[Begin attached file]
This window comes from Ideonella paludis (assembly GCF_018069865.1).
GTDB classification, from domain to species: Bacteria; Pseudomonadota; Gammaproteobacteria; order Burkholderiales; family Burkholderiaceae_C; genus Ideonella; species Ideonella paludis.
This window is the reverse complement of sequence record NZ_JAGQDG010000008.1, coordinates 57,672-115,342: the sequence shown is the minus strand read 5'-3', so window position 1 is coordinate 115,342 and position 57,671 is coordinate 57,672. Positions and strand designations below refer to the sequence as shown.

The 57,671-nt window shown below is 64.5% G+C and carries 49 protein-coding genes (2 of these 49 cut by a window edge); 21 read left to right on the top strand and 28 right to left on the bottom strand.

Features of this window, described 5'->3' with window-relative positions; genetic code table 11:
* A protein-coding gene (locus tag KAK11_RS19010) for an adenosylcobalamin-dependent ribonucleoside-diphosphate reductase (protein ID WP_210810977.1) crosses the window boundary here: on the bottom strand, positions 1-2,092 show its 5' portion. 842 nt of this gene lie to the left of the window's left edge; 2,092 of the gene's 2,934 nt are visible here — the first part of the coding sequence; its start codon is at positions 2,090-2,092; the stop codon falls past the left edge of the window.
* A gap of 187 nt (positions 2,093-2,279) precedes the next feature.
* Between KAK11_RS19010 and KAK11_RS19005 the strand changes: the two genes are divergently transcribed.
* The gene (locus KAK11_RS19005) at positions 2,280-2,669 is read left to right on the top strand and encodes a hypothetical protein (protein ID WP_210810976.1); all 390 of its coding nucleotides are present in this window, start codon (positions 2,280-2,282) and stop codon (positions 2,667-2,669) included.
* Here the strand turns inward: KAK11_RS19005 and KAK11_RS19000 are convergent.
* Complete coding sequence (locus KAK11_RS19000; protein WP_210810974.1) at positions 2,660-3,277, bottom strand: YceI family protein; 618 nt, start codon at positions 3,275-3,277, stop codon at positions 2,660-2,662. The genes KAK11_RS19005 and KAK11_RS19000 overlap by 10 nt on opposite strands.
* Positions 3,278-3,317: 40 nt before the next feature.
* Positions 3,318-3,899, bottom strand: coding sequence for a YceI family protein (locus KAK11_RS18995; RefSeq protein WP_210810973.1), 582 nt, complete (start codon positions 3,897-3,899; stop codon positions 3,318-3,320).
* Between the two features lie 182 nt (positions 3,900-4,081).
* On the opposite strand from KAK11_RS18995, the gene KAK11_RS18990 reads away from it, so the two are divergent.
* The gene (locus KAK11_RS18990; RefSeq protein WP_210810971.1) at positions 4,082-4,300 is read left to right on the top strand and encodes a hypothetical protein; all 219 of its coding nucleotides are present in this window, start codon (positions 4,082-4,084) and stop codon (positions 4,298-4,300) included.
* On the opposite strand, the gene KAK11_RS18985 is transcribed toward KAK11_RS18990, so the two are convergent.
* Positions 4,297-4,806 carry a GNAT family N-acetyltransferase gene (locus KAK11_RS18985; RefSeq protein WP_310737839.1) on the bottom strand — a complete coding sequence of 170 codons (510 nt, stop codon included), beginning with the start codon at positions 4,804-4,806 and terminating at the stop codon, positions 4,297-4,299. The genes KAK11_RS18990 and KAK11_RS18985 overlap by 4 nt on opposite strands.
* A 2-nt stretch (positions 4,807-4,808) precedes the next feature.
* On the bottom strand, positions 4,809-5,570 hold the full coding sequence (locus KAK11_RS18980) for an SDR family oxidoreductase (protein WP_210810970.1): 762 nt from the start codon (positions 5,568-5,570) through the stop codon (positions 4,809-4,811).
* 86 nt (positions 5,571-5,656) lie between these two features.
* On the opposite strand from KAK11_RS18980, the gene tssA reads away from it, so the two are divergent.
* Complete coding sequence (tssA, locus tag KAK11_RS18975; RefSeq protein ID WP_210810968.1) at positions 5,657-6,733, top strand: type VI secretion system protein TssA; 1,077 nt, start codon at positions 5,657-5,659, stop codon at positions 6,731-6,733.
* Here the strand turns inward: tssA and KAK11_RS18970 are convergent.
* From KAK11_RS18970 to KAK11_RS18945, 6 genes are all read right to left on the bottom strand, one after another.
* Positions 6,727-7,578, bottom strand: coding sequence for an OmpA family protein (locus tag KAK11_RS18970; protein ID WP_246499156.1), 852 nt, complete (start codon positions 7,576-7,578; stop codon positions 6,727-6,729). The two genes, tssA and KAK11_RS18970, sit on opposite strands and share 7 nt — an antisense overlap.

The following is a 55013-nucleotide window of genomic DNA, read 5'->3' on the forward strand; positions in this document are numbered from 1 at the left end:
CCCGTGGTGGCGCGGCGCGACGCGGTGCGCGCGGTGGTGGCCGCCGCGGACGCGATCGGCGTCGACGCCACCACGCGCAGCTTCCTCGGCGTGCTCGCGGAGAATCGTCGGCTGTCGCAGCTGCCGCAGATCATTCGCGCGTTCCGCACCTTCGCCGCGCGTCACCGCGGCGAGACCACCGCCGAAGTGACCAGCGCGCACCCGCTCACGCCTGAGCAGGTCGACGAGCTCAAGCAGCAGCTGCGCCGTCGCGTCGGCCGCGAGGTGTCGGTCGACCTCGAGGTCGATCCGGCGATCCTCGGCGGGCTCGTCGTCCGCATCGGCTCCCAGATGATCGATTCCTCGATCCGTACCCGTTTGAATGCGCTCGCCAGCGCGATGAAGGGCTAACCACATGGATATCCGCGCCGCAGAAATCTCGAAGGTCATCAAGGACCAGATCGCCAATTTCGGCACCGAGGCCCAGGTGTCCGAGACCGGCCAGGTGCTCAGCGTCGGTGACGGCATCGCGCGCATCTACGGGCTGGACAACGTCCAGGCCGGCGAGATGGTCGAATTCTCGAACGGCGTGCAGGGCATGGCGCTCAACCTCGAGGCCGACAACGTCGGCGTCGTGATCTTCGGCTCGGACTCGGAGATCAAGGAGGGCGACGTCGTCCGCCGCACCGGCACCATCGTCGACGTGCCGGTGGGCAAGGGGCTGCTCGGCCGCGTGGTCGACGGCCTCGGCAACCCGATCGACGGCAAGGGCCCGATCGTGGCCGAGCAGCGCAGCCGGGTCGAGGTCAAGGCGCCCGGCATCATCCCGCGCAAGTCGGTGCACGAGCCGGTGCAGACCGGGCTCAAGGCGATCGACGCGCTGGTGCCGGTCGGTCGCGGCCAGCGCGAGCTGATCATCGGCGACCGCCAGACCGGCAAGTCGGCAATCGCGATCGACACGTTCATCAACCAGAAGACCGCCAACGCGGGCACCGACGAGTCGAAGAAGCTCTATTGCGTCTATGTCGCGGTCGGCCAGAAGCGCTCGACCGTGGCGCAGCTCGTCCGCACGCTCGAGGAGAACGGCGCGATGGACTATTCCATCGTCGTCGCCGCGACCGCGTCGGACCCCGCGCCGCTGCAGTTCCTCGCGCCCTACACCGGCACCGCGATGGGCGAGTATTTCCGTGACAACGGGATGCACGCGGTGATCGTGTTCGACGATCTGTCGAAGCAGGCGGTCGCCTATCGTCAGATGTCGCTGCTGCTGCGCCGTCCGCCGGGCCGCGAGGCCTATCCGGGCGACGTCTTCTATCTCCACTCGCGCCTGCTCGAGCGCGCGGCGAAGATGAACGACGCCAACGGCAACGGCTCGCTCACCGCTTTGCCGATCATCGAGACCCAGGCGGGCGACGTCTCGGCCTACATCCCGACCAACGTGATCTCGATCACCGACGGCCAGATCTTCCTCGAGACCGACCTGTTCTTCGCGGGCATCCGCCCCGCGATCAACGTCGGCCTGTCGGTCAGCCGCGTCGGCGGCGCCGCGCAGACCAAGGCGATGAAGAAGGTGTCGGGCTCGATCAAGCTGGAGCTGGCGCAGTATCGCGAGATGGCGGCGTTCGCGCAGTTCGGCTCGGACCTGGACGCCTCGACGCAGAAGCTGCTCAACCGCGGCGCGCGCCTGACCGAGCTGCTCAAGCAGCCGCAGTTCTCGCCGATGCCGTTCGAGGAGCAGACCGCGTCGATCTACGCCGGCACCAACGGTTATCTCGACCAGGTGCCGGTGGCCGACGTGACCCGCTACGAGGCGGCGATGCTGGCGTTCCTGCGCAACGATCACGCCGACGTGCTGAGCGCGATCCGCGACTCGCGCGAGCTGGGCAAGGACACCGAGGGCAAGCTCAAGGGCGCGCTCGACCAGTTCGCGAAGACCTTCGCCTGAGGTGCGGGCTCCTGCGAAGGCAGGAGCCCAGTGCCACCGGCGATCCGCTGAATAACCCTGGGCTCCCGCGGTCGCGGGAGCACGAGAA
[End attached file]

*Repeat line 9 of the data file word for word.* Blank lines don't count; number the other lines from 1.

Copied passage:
* The gene (locus KAK11_RS19005) at positions 2,280-2,669 is read left to right on the top strand and encodes a hypothetical protein (protein ID WP_210810976.1); all 390 of its coding nucleotides are present in this window, start codon (positions 2,280-2,282) and stop codon (positions 2,667-2,669) included.